BayTet (tetanus immune globulin (human) solvent/detergent treated 250 units) supplies passive immunity to those individuals who have low or no immunity to the toxin produced by the tetanus organism, Clostridium tetani. The antibodies act to neutralize the free form of the powerful exotoxin produced by this bacterium. Historically, such passive protection was provided by antitoxin derived from equine or bovine serum; however, the foreign protein in these heterologous products often produced severe allergic manifestations, even in individuals who demonstrated negative skin and/or conjunctival tests prior to administration. Estimates of the frequency of these foreign protein reactions following antitoxin of equine origin varied from 5%–30%.3-6 If passive immunization is needed, human tetanus immune globulin (TIG) is the product of choice. It provides protection longer than antitoxin of animal origin and causes few adverse reactions.2
Several studies suggest the value of human tetanus antitoxin in the treatment of active tetanus.7,8 In 1961 and 1962, Nation et al,7 using Hyper-Tet treated 20 patients with tetanus using single doses of 3,000 to 6,000 antitoxin units in combination with other accepted clinical and nursing procedures. Six patients, all over 45 years of age, died of causes other than tetanus. The authors felt that the mortality rate (30%) compared favorably with their previous experience using equine antitoxin in larger doses and that the results were much better than the 60% national death rate for tetanus reported from 1951 to 1954.9 Blake et al,10 however, found in a data analysis of 545 cases of tetanus reported to the Centers for Disease Control from 1965 to 1971 that survival was no better with 8,000 units of TIG than with 500 units; however, an optimal dose could not be determined.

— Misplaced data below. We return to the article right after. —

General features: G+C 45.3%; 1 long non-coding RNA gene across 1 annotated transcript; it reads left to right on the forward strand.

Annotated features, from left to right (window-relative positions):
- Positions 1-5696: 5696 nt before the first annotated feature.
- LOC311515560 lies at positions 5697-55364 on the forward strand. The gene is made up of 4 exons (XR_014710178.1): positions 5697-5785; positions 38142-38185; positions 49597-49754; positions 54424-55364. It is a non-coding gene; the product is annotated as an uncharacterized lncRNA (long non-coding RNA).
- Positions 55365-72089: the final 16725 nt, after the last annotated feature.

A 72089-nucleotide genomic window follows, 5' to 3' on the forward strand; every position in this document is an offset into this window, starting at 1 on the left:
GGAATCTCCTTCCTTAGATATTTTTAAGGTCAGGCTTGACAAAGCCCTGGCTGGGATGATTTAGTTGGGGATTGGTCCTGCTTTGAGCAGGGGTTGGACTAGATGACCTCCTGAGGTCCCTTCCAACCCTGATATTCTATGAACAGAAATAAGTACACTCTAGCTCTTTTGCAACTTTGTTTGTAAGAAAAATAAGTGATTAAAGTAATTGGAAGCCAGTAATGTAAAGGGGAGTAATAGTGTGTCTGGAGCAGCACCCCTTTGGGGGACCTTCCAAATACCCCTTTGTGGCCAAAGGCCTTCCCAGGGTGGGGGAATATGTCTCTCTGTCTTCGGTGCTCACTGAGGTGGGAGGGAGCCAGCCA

Serologic tests indicate that naturally acquired immunity to tetanus toxin does not occur in the United States. Thus, universal primary vaccination, with subsequent maintenance of adequate antitoxin levels by means of appropriately timed boosters, is necessary to protect persons among all age groups. Tetanus toxoid is a highly effective antigen; a completed primary series generally induces protective levels of serum antitoxin that persist for ≥ 10 years.2
Passive immunization with BayTet (tetanus immune globulin (human) solvent/detergent treated 250 units) may be undertaken concomitantly with active immunization using tetanus toxoid in those persons who must receive an immediate injection of tetanus antitoxin and in whom it is desirable to begin the process of active immunization. Based on the work of Rubbo,11 McComb and Dwyer,12 and Levine et al,13 the physician may thus supply immediate passive protection against tetanus, and at the same time begin formation of active immunization in the injured individual which upon completion of a full toxoid series will preclude future need for antitoxin.
Peak blood levels of IgG are obtained approximately 2 days after intramuscular injection. The half-life of IgG in the circulation of individuals with normal IgG levels is approximately 23 days.14